A Man Stole $122 Million from Facebook and Google Simply by Asking for Money

Sometimes the simplest ideas are the most effective, and perhaps no case exemplifies this more than that of Evaldas Rimasauskas.

Evaldas’ story is so extraordinary that it could be made into a film if his masterful scam didn’t involve any major obstacles.

The tech thief, you see, managed to steal a whopping $122 million from Facebook and Google simply by asking for the money.

Evaldas from Lithuania received $99 million from Facebook and $23 million from Google between 2013 and 2015 by forging invoices for goods they had not ordered.

Surprisingly, both companies paid.

Prior to this, Evaldas had formed a Latvian corporation with the same name as Quanta Computer Inc, a Taiwan-based computer and electronic hardware manufacturing firm.

The tech titans engaged in “multimillion-dollar transactions” with Quanta, according to the US Attorney’s Office for the Southern District of New York.

Instead of paying for legitimate services, they were wiring money to bank accounts in Latvia and Cyprus controlled by Evaldas.

He used forged invoices, contracts, and letters that appeared to have been signed by executives and agents from Google and Facebook to explain the massive influx of money to the banks.

According to IGN, the most shocking aspect of this scheme is that no one from either company investigated the legitimacy of the invoices – they simply paid the money.

It must have seemed too good to be true for the scammer, and it was. Evaldas was apprehended by Lithuanian authorities in 2017 and extradited to New York.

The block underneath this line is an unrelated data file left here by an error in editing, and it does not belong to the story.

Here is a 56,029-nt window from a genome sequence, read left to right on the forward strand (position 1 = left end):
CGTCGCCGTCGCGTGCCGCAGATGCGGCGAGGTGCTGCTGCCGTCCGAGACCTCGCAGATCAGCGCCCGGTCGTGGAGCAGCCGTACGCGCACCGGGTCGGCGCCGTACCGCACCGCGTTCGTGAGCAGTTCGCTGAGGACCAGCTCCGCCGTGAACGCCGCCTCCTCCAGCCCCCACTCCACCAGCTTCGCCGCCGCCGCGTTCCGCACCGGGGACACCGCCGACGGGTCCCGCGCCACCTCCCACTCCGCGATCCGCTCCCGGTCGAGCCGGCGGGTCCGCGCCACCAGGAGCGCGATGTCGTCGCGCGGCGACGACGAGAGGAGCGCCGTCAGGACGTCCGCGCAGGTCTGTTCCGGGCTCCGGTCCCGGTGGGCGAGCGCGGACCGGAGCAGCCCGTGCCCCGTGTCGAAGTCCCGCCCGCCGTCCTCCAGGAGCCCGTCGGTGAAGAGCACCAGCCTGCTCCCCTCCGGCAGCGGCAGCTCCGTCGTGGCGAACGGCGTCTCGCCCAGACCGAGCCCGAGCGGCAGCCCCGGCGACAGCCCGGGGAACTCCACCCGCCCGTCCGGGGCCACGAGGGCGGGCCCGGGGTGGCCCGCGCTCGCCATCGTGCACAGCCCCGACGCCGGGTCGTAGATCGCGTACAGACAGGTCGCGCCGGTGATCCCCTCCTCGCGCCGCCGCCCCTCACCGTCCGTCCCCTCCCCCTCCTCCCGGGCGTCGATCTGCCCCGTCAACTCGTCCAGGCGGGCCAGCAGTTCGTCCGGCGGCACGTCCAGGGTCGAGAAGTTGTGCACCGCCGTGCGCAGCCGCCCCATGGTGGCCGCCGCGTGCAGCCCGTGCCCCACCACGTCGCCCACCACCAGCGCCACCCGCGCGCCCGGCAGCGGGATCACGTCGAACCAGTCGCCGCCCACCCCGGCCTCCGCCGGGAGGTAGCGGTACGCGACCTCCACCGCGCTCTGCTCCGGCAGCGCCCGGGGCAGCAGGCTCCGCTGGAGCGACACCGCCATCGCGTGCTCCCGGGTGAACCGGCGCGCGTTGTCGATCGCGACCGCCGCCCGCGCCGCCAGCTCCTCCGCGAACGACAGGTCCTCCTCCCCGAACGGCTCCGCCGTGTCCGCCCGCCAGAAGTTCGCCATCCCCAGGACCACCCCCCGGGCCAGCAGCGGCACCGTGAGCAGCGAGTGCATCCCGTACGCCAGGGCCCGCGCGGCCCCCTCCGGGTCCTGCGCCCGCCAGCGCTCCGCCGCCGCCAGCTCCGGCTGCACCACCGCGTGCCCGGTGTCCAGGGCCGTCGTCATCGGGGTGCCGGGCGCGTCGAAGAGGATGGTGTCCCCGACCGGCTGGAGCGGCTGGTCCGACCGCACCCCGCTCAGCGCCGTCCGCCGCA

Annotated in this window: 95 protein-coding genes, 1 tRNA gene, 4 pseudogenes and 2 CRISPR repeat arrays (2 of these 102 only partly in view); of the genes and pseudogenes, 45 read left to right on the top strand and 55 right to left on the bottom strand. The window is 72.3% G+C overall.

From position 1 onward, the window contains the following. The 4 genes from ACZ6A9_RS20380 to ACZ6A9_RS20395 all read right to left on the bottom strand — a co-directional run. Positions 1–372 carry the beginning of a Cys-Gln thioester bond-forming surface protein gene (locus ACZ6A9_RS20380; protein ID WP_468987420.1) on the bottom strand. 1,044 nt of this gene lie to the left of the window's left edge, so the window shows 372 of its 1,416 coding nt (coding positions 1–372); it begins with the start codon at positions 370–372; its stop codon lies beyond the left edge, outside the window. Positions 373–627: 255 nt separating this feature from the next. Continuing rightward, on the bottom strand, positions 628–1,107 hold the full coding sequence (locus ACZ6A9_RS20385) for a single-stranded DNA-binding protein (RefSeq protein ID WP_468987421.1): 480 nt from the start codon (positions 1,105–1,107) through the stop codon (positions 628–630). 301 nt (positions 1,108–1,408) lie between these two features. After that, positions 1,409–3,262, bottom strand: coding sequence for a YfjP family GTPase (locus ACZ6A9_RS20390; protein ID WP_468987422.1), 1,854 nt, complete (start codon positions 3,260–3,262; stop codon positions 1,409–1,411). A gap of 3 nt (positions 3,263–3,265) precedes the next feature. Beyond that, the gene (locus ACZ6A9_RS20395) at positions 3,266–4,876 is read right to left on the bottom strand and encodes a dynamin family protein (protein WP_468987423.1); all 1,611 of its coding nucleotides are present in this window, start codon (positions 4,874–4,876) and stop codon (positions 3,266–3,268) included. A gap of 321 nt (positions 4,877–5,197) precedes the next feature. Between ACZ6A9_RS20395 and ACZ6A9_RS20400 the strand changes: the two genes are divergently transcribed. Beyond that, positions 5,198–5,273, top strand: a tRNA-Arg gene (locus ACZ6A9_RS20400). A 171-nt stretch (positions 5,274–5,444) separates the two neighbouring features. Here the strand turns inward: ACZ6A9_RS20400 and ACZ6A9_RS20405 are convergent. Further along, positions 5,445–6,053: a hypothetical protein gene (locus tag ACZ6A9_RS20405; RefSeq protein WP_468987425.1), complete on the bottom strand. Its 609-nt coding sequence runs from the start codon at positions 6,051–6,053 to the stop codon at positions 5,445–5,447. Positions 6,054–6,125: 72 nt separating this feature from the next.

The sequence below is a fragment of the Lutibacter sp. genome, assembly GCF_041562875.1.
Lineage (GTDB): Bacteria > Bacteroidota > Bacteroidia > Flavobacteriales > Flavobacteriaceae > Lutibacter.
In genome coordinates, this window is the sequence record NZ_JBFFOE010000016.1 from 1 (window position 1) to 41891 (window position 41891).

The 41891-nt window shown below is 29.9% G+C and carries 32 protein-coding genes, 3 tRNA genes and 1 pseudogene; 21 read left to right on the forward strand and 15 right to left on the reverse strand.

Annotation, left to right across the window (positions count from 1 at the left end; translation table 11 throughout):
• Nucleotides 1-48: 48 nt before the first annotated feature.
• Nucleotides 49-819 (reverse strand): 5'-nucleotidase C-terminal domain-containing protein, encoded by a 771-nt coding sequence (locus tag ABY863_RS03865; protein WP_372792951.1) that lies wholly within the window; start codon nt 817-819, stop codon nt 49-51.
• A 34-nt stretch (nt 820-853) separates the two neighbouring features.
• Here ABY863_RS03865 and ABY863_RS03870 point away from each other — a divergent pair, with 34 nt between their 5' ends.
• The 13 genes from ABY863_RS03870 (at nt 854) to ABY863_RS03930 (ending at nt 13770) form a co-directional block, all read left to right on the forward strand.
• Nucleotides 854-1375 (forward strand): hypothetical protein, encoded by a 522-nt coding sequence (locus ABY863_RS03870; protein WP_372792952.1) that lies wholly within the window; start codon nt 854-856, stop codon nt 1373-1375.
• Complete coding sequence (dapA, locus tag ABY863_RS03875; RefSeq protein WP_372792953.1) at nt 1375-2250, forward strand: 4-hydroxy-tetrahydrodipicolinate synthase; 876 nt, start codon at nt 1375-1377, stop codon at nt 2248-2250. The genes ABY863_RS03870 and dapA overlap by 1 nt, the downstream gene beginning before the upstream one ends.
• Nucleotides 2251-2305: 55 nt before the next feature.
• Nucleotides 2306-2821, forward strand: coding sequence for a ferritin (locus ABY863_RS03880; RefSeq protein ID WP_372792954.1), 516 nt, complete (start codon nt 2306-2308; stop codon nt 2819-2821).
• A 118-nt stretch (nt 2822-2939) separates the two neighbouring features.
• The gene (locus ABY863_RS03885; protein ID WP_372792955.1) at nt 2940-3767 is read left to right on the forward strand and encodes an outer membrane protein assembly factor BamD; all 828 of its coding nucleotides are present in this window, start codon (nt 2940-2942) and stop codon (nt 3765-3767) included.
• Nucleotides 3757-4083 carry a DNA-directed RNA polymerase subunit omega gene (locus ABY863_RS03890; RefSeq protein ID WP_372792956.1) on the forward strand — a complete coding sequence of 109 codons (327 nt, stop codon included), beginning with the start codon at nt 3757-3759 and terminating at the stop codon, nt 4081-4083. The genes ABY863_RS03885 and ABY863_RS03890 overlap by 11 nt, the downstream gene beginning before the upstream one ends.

He pleaded guilty to one count of wire fraud and received a 60-month prison sentence for his criminal scheme in 2019.

During the sentencing, US District Judge George Daniels also ordered Evaldas to serve two years of supervised release, forfeit $49.7 million, and pay nearly $26.5 million in restitution.

In short, his house of cards collapsed, but the fact that he got away with it for so long served as a stark warning to tech firms about cyber security.

“This case should serve as a wake-up call to all companies – even the most sophisticated – that they, too, can be victims of phishing attacks by cyber criminals,” said acting US Attorney Joon Kim at the time of Evaldas’ arrest. And this arrest should serve as a warning to all cybercriminals that we will work to find them and hold them accountable, no matter where they are.

“The charges and arrest in this case were made possible by the FBI’s outstanding work and the cooperation of the victim companies and their financial institutions.” We thank the companies and their banks for acting quickly, coming forward quickly, and cooperating with law enforcement; this resulted not only in the charges announced today, but also in the recovery of a significant portion of the stolen funds.”

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